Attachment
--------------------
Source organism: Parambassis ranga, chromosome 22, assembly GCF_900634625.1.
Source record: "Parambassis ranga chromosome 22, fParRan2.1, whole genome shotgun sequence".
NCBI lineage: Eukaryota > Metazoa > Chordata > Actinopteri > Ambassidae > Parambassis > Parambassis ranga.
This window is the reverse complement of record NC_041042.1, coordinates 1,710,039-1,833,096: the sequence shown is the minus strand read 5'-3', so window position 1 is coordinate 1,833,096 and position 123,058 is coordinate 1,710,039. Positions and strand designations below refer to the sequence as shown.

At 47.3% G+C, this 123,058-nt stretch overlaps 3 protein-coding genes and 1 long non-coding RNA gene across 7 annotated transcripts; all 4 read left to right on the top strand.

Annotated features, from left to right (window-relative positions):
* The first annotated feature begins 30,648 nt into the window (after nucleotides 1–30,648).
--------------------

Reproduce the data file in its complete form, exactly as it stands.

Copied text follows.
Source organism: Parambassis ranga, chromosome 22, assembly GCF_900634625.1.
Source record: "Parambassis ranga chromosome 22, fParRan2.1, whole genome shotgun sequence".
NCBI lineage: Eukaryota > Metazoa > Chordata > Actinopteri > Ambassidae > Parambassis > Parambassis ranga.
This window is the reverse complement of record NC_041042.1, coordinates 1,710,039-1,833,096: the sequence shown is the minus strand read 5'-3', so window position 1 is coordinate 1,833,096 and position 123,058 is coordinate 1,710,039. Positions and strand designations below refer to the sequence as shown.

At 47.3% G+C, this 123,058-nt stretch overlaps 3 protein-coding genes and 1 long non-coding RNA gene across 7 annotated transcripts; all 4 read left to right on the top strand.

Annotated features, from left to right (window-relative positions):
* The first annotated feature begins 30,648 nt into the window (after nucleotides 1–30,648).